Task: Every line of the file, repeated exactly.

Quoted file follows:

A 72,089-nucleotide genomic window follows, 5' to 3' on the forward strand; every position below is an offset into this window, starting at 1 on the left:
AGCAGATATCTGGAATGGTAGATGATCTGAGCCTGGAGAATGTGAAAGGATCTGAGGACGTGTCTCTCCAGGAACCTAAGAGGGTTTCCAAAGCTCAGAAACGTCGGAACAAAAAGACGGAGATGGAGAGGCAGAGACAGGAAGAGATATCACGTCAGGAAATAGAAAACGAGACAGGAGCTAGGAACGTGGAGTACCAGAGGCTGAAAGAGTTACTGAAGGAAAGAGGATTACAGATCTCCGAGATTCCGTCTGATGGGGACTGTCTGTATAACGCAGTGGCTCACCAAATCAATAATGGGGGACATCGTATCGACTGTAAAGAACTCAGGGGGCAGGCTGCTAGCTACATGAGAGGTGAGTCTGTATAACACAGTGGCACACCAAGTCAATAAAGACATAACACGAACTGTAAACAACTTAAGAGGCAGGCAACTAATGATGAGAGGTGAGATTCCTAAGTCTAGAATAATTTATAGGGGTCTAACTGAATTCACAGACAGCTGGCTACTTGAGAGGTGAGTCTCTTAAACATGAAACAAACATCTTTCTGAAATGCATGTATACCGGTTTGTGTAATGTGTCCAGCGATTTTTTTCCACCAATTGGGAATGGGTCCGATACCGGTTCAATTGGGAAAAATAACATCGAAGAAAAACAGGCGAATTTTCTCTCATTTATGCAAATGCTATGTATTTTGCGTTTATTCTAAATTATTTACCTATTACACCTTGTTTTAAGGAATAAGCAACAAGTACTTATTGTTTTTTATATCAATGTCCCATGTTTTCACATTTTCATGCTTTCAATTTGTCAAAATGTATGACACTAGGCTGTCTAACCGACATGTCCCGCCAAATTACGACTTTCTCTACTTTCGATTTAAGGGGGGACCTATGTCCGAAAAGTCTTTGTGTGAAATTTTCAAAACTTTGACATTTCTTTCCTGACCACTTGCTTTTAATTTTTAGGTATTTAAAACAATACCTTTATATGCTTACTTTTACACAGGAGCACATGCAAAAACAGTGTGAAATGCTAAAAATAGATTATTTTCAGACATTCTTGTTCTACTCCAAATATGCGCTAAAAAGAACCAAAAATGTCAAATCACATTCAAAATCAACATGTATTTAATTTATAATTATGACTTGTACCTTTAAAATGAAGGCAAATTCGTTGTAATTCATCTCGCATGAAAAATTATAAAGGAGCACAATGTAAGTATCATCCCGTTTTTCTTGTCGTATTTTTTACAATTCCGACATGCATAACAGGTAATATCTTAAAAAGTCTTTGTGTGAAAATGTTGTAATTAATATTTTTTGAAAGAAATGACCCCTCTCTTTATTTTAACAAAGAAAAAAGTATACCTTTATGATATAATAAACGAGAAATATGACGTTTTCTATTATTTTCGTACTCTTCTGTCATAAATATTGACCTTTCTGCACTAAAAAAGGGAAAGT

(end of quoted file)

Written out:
A 72,089-nucleotide genomic window follows, 5' to 3' on the forward strand; every position below is an offset into this window, starting at 1 on the left:
AGCAGATATCTGGAATGGTAGATGATCTGAGCCTGGAGAATGTGAAAGGATCTGAGGACGTGTCTCTCCAGGAACCTAAGAGGGTTTCCAAAGCTCAGAAACGTCGGAACAAAAAGACGGAGATGGAGAGGCAGAGACAGGAAGAGATATCACGTCAGGAAATAGAAAACGAGACAGGAGCTAGGAACGTGGAGTACCAGAGGCTGAAAGAGTTACTGAAGGAAAGAGGATTACAGATCTCCGAGATTCCGTCTGATGGGGACTGTCTGTATAACGCAGTGGCTCACCAAATCAATAATGGGGGACATCGTATCGACTGTAAAGAACTCAGGGGGCAGGCTGCTAGCTACATGAGAGGTGAGTCTGTATAACACAGTGGCACACCAAGTCAATAAAGACATAACACGAACTGTAAACAACTTAAGAGGCAGGCAACTAATGATGAGAGGTGAGATTCCTAAGTCTAGAATAATTTATAGGGGTCTAACTGAATTCACAGACAGCTGGCTACTTGAGAGGTGAGTCTCTTAAACATGAAACAAACATCTTTCTGAAATGCATGTATACCGGTTTGTGTAATGTGTCCAGCGATTTTTTTCCACCAATTGGGAATGGGTCCGATACCGGTTCAATTGGGAAAAATAACATCGAAGAAAAACAGGCGAATTTTCTCTCATTTATGCAAATGCTATGTATTTTGCGTTTATTCTAAATTATTTACCTATTACACCTTGTTTTAAGGAATAAGCAACAAGTACTTATTGTTTTTTATATCAATGTCCCATGTTTTCACATTTTCATGCTTTCAATTTGTCAAAATGTATGACACTAGGCTGTCTAACCGACATGTCCCGCCAAATTACGACTTTCTCTACTTTCGATTTAAGGGGGGACCTATGTCCGAAAAGTCTTTGTGTGAAATTTTCAAAACTTTGACATTTCTTTCCTGACCACTTGCTTTTAATTTTTAGGTATTTAAAACAATACCTTTATATGCTTACTTTTACACAGGAGCACATGCAAAAACAGTGTGAAATGCTAAAAATAGATTATTTTCAGACATTCTTGTTCTACTCCAAATATGCGCTAAAAAGAACCAAAAATGTCAAATCACATTCAAAATCAACATGTATTTAATTTATAATTATGACTTGTACCTTTAAAATGAAGGCAAATTCGTTGTAATTCATCTCGCATGAAAAATTATAAAGGAGCACAATGTAAGTATCATCCCGTTTTTCTTGTCGTATTTTTTACAATTCCGACATGCATAACAGGTAATATCTTAAAAAGTCTTTGTGTGAAAATGTTGTAATTAATATTTTTTGAAAGAAATGACCCCTCTCTTTATTTTAACAAAGAAAAAAGTATACCTTTATGATATAATAAACGAGAAATATGACGTTTTCTATTATTTTCGTACTCTTCTGTCATAAATATTGACCTTTCTGCACTAAAAAAGGGAAAGT